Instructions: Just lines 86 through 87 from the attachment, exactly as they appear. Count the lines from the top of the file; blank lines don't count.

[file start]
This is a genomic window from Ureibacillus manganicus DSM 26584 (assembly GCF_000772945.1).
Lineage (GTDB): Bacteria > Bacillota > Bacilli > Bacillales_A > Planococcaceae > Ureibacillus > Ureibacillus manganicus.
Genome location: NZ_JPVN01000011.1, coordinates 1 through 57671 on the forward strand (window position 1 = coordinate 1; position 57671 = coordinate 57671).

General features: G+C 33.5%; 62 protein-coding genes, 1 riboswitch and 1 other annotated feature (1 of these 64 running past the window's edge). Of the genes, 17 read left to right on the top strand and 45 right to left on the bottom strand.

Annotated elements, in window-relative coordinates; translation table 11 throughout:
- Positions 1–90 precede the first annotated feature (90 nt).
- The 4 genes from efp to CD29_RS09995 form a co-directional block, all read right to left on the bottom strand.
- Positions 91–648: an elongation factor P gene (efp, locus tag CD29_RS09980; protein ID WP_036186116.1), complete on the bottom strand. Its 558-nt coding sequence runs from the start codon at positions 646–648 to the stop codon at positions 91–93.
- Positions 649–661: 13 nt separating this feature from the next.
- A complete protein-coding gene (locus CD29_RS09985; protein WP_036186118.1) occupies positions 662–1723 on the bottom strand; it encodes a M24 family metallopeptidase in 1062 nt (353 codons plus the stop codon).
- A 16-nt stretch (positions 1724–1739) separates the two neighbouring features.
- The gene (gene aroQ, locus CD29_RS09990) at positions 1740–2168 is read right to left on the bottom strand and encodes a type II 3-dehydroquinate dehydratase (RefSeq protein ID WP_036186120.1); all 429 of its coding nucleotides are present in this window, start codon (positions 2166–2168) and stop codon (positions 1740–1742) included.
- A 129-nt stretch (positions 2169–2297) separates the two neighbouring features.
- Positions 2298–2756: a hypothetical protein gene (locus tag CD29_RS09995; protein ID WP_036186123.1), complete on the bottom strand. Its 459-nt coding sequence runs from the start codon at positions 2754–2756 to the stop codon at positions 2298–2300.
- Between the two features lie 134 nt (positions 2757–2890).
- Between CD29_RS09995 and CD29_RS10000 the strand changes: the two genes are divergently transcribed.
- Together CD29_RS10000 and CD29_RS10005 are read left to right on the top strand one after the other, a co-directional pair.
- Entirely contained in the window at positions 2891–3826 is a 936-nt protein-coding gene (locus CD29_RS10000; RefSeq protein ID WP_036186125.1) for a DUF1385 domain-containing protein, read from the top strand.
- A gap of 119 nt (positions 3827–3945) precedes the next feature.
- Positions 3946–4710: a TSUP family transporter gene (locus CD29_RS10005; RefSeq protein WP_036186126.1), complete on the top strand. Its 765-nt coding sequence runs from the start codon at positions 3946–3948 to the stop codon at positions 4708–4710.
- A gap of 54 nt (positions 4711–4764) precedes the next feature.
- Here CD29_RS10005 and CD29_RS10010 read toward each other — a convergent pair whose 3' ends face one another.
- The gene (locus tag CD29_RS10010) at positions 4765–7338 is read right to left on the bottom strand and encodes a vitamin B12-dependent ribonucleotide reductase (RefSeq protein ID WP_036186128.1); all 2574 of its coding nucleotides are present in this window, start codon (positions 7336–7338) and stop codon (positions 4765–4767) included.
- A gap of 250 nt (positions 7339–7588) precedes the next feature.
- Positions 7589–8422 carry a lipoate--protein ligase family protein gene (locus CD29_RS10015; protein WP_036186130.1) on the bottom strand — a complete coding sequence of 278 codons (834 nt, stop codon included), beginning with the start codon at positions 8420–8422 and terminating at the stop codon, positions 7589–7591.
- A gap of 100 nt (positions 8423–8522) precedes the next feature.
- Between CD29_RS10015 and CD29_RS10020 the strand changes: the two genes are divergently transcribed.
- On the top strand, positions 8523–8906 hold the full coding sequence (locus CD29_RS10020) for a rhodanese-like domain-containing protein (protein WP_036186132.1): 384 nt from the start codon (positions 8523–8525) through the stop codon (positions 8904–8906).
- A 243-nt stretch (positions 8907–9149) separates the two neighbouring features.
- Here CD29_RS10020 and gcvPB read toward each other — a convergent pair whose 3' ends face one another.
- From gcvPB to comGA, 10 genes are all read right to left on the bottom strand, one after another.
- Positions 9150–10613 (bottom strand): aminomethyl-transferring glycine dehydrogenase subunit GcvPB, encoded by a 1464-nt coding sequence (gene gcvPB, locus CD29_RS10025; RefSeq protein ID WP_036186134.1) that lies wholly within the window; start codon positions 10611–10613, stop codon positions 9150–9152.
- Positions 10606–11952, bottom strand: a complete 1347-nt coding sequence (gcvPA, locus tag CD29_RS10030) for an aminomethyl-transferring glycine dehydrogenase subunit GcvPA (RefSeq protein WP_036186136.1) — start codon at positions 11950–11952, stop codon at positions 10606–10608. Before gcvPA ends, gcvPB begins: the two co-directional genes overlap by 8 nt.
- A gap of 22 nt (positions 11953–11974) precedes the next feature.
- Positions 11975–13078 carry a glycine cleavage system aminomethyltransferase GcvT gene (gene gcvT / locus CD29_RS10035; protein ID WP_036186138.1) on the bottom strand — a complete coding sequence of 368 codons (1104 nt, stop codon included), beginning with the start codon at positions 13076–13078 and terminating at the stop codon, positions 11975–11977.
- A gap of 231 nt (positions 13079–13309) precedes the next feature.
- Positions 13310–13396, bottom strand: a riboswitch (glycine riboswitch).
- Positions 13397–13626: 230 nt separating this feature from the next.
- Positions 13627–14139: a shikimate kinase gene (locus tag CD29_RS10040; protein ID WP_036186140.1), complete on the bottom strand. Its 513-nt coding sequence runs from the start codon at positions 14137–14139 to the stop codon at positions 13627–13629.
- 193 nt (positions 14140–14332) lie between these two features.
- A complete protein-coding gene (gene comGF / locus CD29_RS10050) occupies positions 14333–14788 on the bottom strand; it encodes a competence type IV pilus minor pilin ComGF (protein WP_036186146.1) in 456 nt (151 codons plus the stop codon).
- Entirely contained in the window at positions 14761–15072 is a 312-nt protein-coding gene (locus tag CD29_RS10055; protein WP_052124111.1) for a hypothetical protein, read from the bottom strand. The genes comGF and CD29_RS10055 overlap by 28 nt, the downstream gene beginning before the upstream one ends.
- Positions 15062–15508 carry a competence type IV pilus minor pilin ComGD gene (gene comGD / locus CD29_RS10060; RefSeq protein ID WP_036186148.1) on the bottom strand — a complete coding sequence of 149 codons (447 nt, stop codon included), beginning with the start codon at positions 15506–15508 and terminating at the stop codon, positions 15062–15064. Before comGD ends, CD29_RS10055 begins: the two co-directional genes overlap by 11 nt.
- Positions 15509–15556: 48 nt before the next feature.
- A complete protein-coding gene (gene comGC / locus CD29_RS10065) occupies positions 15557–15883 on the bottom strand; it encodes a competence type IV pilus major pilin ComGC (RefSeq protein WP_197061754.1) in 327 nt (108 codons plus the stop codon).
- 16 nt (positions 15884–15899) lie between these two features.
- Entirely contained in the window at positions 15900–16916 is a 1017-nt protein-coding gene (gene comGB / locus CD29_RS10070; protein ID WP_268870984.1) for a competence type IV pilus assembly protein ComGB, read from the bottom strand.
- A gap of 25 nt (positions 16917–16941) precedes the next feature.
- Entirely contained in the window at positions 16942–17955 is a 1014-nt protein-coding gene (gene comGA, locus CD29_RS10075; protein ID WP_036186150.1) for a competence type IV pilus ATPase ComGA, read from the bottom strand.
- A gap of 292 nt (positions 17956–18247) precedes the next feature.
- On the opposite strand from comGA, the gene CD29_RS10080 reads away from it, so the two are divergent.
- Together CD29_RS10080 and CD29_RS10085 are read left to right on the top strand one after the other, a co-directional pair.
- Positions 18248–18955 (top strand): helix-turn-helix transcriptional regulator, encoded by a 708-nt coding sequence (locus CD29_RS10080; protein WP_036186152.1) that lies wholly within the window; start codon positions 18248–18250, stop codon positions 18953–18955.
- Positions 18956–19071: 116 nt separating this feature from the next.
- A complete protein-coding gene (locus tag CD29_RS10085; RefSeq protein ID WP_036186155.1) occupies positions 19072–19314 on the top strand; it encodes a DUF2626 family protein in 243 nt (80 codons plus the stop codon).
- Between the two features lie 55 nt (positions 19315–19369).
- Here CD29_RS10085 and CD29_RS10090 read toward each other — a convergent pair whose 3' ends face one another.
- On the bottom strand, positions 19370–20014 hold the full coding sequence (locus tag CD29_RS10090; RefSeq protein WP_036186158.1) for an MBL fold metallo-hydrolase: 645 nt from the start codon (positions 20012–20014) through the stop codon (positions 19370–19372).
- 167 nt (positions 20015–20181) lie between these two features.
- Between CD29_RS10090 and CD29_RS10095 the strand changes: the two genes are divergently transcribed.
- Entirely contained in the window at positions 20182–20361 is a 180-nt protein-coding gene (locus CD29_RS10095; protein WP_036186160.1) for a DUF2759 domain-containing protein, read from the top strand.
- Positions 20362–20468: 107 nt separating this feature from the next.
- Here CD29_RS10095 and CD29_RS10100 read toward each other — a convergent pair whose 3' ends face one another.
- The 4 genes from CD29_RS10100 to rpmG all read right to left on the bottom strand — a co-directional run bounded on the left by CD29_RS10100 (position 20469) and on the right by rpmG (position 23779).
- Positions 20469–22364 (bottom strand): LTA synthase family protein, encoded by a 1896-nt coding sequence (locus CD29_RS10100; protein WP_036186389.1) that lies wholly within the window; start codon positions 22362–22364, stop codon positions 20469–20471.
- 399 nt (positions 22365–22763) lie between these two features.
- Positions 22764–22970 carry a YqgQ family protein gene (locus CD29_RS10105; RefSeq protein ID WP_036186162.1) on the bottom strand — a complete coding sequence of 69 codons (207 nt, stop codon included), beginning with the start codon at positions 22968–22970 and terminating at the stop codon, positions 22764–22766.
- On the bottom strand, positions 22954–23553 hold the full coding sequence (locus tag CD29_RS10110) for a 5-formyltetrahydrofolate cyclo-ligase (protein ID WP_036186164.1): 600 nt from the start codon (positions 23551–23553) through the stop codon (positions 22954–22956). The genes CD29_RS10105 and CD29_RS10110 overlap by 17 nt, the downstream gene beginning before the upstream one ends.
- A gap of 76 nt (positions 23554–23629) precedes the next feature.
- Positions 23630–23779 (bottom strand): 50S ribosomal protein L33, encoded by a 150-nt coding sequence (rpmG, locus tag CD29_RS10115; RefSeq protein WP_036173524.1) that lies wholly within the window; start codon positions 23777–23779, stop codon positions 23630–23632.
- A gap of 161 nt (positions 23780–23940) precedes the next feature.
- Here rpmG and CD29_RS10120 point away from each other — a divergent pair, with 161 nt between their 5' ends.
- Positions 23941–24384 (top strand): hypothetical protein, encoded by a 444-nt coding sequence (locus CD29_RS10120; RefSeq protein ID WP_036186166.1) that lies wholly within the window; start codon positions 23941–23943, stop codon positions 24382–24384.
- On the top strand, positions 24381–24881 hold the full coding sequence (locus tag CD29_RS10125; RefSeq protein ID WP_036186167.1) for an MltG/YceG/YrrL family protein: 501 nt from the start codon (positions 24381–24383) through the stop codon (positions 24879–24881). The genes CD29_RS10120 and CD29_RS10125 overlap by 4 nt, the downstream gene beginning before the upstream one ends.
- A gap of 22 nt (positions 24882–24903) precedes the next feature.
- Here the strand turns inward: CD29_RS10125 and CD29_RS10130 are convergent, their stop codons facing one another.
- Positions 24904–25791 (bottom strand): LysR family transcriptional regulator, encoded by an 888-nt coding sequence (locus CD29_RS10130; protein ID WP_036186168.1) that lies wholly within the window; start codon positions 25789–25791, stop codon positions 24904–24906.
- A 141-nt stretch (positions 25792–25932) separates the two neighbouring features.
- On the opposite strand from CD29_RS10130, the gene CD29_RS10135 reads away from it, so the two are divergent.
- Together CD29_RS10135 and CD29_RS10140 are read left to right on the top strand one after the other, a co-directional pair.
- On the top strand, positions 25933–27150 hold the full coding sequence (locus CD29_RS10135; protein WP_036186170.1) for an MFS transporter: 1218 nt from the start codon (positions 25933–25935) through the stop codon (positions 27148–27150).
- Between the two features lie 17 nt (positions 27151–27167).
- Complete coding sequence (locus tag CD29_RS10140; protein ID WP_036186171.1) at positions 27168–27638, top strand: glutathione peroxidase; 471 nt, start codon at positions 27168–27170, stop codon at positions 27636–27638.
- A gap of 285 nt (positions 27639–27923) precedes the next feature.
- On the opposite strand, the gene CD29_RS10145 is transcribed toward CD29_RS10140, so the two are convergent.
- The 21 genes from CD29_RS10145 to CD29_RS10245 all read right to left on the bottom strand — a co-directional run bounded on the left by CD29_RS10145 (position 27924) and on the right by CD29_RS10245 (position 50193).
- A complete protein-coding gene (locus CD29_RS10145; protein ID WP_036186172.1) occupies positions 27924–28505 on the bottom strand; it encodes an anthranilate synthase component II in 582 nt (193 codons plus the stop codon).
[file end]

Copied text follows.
- The 21 genes from CD29_RS10145 to CD29_RS10245 all read right to left on the bottom strand — a co-directional run bounded on the left by CD29_RS10145 (position 27924) and on the right by CD29_RS10245 (position 50193).
- A complete protein-coding gene (locus CD29_RS10145; protein ID WP_036186172.1) occupies positions 27924–28505 on the bottom strand; it encodes an anthranilate synthase component II in 582 nt (193 codons plus the stop codon).